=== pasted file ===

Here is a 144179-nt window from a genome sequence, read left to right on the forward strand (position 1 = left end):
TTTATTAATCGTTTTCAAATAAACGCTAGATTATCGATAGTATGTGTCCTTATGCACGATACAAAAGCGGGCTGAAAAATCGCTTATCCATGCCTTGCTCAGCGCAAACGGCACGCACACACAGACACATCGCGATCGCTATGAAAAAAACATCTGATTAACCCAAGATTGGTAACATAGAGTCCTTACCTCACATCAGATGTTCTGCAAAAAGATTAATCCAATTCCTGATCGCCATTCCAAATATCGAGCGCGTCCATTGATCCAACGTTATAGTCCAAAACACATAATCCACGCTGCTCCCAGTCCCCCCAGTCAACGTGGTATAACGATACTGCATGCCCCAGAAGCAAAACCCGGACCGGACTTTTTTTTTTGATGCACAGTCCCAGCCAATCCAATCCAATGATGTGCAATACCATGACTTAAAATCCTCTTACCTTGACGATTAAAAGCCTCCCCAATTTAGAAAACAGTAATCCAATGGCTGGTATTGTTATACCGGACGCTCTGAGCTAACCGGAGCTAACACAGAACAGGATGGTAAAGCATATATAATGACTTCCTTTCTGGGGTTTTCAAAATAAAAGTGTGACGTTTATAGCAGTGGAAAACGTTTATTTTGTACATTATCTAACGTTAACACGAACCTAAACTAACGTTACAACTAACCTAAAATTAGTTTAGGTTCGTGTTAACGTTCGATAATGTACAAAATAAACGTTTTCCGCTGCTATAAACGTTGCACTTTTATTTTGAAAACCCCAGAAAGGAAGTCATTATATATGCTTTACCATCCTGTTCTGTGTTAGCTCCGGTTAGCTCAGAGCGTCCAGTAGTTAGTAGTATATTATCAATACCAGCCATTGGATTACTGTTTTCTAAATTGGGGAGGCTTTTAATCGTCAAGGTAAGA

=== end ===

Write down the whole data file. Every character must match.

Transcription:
Here is a 144179-nt window from a genome sequence, read left to right on the forward strand (position 1 = left end):
TTTATTAATCGTTTTCAAATAAACGCTAGATTATCGATAGTATGTGTCCTTATGCACGATACAAAAGCGGGCTGAAAAATCGCTTATCCATGCCTTGCTCAGCGCAAACGGCACGCACACACAGACACATCGCGATCGCTATGAAAAAAACATCTGATTAACCCAAGATTGGTAACATAGAGTCCTTACCTCACATCAGATGTTCTGCAAAAAGATTAATCCAATTCCTGATCGCCATTCCAAATATCGAGCGCGTCCATTGATCCAACGTTATAGTCCAAAACACATAATCCACGCTGCTCCCAGTCCCCCCAGTCAACGTGGTATAACGATACTGCATGCCCCAGAAGCAAAACCCGGACCGGACTTTTTTTTTTGATGCACAGTCCCAGCCAATCCAATCCAATGATGTGCAATACCATGACTTAAAATCCTCTTACCTTGACGATTAAAAGCCTCCCCAATTTAGAAAACAGTAATCCAATGGCTGGTATTGTTATACCGGACGCTCTGAGCTAACCGGAGCTAACACAGAACAGGATGGTAAAGCATATATAATGACTTCCTTTCTGGGGTTTTCAAAATAAAAGTGTGACGTTTATAGCAGTGGAAAACGTTTATTTTGTACATTATCTAACGTTAACACGAACCTAAACTAACGTTACAACTAACCTAAAATTAGTTTAGGTTCGTGTTAACGTTCGATAATGTACAAAATAAACGTTTTCCGCTGCTATAAACGTTGCACTTTTATTTTGAAAACCCCAGAAAGGAAGTCATTATATATGCTTTACCATCCTGTTCTGTGTTAGCTCCGGTTAGCTCAGAGCGTCCAGTAGTTAGTAGTATATTATCAATACCAGCCATTGGATTACTGTTTTCTAAATTGGGGAGGCTTTTAATCGTCAAGGTAAGA